If this reference was lost on you here are a number of other key points he raises which might make a subject of Her Majesty living in the UK feel even less smug:

He mentions free speech laws in the UK. You do not have a right to speak freely in UK broadcast media. That's a fact of life in our country, not so in theirs. One of our politicians, and now media 'professional' herself, Jackie Smith, actually banned a US talkshow host from setting foot in this country because she was so upset by how rude he was with his words! Michael Savage was put on a list of other undesirables, the majority of which were there for violent crimes. His only crime was speaking freely.

He mentions the right to defend your property. It's widely known that people in the UK have faced jail time for daring to fight back against an intruder.

He mentions Pier Morgan's body guards. The highest levels of society have the protection of men with guns. They have these armed guards because they in practice agree with the NRA's assesment that the only solution to the problem presented by a bad man with a gun is a good man with a gun. So would you if you lived in Cumbria in Whitehaven, UK. They wanted an armed response. So would I if some idiot was marauding the streets with a shooter.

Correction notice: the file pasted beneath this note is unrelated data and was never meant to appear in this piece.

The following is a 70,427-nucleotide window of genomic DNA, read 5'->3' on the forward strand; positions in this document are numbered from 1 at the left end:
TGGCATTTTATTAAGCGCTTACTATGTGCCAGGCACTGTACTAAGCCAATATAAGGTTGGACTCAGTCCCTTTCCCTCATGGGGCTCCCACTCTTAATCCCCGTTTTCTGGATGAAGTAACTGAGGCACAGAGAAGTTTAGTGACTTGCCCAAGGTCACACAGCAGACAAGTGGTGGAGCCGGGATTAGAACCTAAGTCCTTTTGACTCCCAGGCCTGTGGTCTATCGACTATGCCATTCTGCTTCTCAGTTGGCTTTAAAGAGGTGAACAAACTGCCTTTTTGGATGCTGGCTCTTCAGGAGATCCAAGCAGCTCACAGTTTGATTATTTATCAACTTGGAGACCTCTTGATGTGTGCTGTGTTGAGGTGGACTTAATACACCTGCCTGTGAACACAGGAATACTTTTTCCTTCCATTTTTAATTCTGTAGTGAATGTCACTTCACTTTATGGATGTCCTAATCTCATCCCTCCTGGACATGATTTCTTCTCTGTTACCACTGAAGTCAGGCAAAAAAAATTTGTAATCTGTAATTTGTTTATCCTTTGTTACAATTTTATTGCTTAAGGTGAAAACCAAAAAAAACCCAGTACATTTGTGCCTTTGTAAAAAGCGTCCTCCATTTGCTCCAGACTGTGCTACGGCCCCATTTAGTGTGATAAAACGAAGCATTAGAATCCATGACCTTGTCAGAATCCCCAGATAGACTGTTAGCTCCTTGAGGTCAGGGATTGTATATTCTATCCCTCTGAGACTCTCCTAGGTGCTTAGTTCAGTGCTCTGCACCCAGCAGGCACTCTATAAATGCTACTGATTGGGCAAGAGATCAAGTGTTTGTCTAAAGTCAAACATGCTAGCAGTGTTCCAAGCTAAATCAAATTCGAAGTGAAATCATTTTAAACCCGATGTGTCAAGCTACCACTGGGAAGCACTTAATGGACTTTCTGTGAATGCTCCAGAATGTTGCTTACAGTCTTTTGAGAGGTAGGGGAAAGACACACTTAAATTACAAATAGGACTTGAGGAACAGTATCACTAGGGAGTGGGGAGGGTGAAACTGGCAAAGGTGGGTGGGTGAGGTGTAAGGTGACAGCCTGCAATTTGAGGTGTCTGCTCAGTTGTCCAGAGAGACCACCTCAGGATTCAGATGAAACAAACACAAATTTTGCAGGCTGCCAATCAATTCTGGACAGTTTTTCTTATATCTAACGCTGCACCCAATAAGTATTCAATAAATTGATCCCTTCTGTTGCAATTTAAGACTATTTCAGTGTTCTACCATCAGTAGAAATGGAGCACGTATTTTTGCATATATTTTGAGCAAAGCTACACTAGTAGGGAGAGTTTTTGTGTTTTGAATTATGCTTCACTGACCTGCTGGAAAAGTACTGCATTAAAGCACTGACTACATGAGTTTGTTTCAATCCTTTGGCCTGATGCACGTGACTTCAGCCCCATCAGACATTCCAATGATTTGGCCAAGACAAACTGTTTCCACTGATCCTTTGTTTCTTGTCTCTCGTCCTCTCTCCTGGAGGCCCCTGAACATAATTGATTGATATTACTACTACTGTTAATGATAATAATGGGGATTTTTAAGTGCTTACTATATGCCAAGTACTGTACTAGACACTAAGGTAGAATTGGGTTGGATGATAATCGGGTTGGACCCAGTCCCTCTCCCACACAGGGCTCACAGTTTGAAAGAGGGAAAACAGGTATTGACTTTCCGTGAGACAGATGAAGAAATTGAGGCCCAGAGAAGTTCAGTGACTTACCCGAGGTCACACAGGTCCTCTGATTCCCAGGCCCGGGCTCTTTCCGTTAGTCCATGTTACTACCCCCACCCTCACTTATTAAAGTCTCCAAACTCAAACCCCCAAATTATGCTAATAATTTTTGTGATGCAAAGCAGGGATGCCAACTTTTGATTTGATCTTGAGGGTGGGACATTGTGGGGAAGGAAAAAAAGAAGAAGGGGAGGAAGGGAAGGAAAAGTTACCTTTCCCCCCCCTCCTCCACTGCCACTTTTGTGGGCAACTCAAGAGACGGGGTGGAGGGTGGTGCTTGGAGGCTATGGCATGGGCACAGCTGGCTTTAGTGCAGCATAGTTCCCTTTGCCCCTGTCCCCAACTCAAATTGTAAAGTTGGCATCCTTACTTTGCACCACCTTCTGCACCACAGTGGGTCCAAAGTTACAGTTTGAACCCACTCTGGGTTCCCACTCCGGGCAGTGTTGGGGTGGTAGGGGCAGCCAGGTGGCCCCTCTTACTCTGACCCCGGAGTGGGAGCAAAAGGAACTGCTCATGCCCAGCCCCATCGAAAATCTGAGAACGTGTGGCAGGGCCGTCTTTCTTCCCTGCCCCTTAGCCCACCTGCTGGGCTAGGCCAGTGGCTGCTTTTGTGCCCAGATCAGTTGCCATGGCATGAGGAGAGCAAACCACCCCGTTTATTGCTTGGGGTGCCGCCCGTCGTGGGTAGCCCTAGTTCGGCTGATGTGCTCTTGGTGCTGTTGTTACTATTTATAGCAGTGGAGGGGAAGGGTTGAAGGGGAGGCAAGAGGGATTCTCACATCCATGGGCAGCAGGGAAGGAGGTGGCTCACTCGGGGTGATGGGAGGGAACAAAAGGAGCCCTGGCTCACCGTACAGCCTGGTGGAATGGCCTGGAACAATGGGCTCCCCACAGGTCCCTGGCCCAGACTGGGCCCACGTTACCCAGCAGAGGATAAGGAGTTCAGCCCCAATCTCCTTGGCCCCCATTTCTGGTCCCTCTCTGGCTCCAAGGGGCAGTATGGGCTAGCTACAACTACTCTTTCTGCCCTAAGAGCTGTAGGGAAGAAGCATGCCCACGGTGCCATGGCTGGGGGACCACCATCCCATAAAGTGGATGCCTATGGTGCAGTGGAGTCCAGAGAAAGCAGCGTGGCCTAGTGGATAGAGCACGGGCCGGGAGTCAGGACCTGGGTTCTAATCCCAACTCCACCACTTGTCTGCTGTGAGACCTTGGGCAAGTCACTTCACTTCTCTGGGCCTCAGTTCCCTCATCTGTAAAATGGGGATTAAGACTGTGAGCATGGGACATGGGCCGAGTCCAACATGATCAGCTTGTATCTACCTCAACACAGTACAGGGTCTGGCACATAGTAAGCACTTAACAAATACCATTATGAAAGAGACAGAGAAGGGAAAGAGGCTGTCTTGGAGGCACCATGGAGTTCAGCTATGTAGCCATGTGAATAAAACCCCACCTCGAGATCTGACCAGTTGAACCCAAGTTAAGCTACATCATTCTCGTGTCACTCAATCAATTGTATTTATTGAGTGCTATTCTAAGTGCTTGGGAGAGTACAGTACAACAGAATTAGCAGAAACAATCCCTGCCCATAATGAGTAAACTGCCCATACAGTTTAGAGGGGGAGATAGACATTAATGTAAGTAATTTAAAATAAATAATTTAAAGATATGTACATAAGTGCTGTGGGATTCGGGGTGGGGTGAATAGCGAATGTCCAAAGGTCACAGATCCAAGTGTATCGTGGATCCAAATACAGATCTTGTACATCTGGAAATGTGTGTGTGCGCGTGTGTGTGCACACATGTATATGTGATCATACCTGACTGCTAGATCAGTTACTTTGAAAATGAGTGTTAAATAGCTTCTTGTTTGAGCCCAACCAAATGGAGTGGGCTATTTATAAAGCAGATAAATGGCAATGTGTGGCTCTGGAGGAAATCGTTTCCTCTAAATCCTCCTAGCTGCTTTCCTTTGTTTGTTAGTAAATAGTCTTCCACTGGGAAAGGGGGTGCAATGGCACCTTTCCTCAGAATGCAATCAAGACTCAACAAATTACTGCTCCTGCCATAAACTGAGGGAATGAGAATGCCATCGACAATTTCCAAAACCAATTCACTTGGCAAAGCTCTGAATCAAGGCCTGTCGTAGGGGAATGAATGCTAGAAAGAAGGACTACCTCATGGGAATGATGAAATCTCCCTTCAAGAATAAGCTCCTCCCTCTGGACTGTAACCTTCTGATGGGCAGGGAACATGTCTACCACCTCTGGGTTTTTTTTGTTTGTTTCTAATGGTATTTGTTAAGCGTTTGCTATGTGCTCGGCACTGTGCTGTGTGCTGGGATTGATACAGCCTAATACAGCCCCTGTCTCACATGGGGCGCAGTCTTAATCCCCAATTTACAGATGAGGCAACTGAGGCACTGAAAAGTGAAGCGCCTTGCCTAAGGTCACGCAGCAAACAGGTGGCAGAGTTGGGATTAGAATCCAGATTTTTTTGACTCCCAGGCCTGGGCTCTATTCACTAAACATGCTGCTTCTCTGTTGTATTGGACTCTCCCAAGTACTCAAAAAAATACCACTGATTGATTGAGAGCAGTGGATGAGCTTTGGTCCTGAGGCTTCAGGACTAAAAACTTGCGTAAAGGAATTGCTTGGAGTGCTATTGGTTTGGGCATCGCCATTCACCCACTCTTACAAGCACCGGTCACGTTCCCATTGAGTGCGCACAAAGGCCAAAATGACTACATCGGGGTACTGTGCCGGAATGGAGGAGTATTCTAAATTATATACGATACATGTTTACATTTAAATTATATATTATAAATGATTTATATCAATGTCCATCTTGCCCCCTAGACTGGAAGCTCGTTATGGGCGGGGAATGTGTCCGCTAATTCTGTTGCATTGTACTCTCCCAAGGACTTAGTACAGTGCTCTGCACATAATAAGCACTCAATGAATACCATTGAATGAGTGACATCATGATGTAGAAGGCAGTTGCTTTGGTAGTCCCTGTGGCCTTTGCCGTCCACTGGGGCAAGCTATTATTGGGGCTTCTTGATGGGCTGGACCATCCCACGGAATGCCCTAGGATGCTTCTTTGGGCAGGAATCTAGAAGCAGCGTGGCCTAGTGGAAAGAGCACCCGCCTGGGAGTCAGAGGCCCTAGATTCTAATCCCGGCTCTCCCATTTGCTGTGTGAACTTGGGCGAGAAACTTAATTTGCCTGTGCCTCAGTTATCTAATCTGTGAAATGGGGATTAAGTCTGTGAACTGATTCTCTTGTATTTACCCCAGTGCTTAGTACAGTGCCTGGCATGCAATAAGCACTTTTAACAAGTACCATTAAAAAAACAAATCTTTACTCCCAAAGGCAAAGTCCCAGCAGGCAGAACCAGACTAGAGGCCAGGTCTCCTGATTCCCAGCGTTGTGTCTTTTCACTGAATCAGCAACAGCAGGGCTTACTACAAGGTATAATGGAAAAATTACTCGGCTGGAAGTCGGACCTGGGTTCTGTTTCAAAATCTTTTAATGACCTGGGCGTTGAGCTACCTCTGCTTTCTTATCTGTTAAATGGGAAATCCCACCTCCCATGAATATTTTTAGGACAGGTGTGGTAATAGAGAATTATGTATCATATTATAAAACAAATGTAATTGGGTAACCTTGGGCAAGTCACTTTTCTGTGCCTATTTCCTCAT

In a nutshell Alex Jones has chosen to trust people not the often inhuman consequences of Governments bureaucracy. Some say he doesn't have that right but I respect his opinion and in a sense we agree to disagree. It's nice though that we live in a society where people like him can exist, I'd worry if they didn't.

A final note of crucial note of caution, before you join the orthodox view that Piers is some kind of hero in facing down Alex Jones. Jones was the first person I heard talking about the now acknowledged Bilderberg group, a secretive meeting between some of the world’s most powerful people. I was told in newsrooms in the UK that no such thing existed and it was mere fantasy. Nowadays it’s frequently covered by The Guardian and other major media sources. In other words, he's been relelvant to me as a journalist. On the other hand Piers Morgan is responsible for duping me, and the rest of the UK, with the fake story I mentioned about our military urinating on Iraqis. I took that story as legitimate and opinionated on it, on the air, during my time hosting talk show on a South Yorkshire radio station. Jones is often accused of exaggeration but there's no record of him simply inventing a story to fit his agenda, as Piers’ paper did here in the UK during war-time! Morgan's background is one of celebrity, Jones's is one of conspiracy. I'm not sure who I agree with but I know who I prefer.